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There are less than 700 grizzly bears left in the province and without major changes they could be gone in 50 years.

Alberta's grizzly bear population reaches record-low

Sunday, April 12, 2015, 4:37 PM - Bear populations in Alberta have reached a grisly all-time low.

After 19 more grizzly bear deaths in 2014, the Alberta Wilderness Association said there are less than 700 bears left in the province.

Advocates for the animals like Alberta Wilderness Association's Sean Nichols are hoping that government officials will get serious about helping the animals bounce back.

"Let's not do this to their habitat, let's not fragment their habitat, let's not build so many roads and so many intrusions into their habitat," Nichols told CBC News.

The province suspended the Grizzly Bear Hunt in 2006, but the Alberta Fish and Game Association asked the province to reconsider the hunt for areas where there are too many.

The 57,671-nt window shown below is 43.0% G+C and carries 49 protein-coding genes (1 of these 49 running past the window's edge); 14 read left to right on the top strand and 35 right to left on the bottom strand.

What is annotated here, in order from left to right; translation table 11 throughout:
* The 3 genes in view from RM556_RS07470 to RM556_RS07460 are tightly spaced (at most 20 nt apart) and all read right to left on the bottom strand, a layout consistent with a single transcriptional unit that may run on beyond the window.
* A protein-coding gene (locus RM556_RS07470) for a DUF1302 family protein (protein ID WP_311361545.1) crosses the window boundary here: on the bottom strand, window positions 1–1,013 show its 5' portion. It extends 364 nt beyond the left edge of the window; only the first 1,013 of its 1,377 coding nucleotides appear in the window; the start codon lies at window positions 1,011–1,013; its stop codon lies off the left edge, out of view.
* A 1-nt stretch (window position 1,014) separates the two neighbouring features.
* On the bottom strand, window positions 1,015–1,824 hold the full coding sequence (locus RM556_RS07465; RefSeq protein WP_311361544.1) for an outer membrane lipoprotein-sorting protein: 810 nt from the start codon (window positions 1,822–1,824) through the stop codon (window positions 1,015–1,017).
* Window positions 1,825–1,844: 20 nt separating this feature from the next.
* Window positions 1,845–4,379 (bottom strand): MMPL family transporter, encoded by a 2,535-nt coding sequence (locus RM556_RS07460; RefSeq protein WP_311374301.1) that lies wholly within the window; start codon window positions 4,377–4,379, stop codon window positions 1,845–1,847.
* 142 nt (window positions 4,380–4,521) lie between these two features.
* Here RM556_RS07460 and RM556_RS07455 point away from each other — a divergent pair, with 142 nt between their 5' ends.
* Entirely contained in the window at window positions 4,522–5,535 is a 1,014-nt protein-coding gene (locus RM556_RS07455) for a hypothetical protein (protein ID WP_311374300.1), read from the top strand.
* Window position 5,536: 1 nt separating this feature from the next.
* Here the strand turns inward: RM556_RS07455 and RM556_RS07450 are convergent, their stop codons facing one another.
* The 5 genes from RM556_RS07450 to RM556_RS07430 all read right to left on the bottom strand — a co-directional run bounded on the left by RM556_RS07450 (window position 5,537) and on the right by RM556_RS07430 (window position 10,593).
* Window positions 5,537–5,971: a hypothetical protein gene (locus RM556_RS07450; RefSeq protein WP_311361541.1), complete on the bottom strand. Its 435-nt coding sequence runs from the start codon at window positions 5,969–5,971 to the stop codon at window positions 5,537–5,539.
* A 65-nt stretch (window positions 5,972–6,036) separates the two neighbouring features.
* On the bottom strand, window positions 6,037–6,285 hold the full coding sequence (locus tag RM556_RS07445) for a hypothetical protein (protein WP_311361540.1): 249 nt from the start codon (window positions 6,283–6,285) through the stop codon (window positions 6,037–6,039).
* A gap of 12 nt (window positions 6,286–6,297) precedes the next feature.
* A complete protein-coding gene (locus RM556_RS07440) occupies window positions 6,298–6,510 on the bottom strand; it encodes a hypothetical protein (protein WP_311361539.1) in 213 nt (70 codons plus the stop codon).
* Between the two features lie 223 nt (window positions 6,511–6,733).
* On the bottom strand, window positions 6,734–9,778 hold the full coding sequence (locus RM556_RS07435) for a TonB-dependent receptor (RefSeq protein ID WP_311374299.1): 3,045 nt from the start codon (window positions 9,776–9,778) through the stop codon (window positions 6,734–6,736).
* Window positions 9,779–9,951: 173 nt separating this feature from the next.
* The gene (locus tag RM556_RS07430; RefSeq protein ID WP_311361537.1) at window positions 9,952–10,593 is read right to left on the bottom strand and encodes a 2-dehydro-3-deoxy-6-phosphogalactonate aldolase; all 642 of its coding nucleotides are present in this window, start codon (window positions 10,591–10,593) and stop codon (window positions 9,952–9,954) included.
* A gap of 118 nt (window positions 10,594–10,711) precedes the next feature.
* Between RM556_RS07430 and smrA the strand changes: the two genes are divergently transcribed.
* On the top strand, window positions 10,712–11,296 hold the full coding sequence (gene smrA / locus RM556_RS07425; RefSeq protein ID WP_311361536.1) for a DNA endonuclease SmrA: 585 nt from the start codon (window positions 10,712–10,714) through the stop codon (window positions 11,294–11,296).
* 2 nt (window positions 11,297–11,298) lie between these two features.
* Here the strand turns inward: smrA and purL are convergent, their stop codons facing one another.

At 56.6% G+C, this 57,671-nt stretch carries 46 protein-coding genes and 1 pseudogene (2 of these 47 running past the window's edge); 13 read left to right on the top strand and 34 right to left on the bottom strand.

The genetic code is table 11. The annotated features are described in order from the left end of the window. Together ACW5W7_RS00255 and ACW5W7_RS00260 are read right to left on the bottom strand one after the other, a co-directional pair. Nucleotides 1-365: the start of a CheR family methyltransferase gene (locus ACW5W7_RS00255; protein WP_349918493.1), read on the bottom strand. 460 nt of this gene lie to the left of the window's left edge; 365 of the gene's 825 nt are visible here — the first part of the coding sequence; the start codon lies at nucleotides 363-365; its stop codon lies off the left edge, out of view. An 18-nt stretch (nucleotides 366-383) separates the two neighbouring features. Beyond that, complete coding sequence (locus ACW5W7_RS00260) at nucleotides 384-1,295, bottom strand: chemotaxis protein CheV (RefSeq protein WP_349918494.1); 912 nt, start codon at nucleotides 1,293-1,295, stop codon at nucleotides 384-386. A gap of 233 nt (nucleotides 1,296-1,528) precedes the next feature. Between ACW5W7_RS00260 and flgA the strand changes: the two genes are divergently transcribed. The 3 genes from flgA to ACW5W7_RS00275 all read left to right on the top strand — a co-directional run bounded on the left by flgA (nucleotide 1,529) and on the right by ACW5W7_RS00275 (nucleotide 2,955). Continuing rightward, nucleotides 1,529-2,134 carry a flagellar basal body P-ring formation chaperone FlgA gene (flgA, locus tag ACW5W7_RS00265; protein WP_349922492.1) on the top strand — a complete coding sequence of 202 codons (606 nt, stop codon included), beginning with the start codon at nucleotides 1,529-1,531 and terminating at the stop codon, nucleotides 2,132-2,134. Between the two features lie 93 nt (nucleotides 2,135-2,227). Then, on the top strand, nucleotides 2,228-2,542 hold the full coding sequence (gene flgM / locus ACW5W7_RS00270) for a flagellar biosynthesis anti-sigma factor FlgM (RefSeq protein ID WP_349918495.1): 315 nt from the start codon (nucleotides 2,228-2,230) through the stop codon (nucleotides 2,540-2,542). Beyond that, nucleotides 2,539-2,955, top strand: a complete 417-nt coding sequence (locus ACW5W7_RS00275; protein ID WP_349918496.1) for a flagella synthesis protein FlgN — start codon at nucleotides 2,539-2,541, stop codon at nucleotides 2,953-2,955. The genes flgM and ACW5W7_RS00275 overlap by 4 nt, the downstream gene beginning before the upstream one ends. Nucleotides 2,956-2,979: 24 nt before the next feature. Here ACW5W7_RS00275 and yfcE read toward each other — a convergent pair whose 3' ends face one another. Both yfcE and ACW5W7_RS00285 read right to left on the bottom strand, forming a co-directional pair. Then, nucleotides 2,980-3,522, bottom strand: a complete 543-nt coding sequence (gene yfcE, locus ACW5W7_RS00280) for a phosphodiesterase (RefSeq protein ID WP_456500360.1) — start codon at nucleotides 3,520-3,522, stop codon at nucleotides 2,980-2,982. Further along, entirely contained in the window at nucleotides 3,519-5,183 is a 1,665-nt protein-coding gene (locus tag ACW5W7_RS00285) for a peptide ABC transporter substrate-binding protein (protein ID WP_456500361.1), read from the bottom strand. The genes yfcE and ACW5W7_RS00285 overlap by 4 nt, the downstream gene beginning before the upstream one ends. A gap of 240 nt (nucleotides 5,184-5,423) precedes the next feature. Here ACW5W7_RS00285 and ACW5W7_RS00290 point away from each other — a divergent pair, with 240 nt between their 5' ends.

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But since 2006, nearly 170 grizzly bear have died, with 150 of those being attributed to human causes.

Some conservationists like Brian Horejsi are not optimistic of any major changes coming for the bears.

"We're still looking at a plan that has not been embraced by regulation and if you don't do that you don't have a plan," Horejsi said, according to CBC

If nothing is done, Horejsi thinks the Alberta grizzlies could be gone in the next 50-to-150 years.

What to do if you encounter a bear?

Of course the best advice offered on the Parks Canada website is to avoid an encounter. If you're wandering through a forest, especially near streams or dense vegetation make a lot of noise to alert bears you're there. Keep an eye out for any bear signs and travel in larger size groups. Hiking in groups of four or more is recommended.

Bear spray can be effective if you encounter one of the large animals. Always carry it with you know and know how to use it.

The worst-case scenario when it comes to encounters is when you spot a bear and the bear spots you.

According to Parks Canada, it's imperative you stay calm. Bears will feel reassured by your behavior. Talk to the bear so it knows you're not a prey animal and walk away slowly. If the bear does choose to approach you, get ready to use the spray. Do not run.

Source: CBC | Parks Canada

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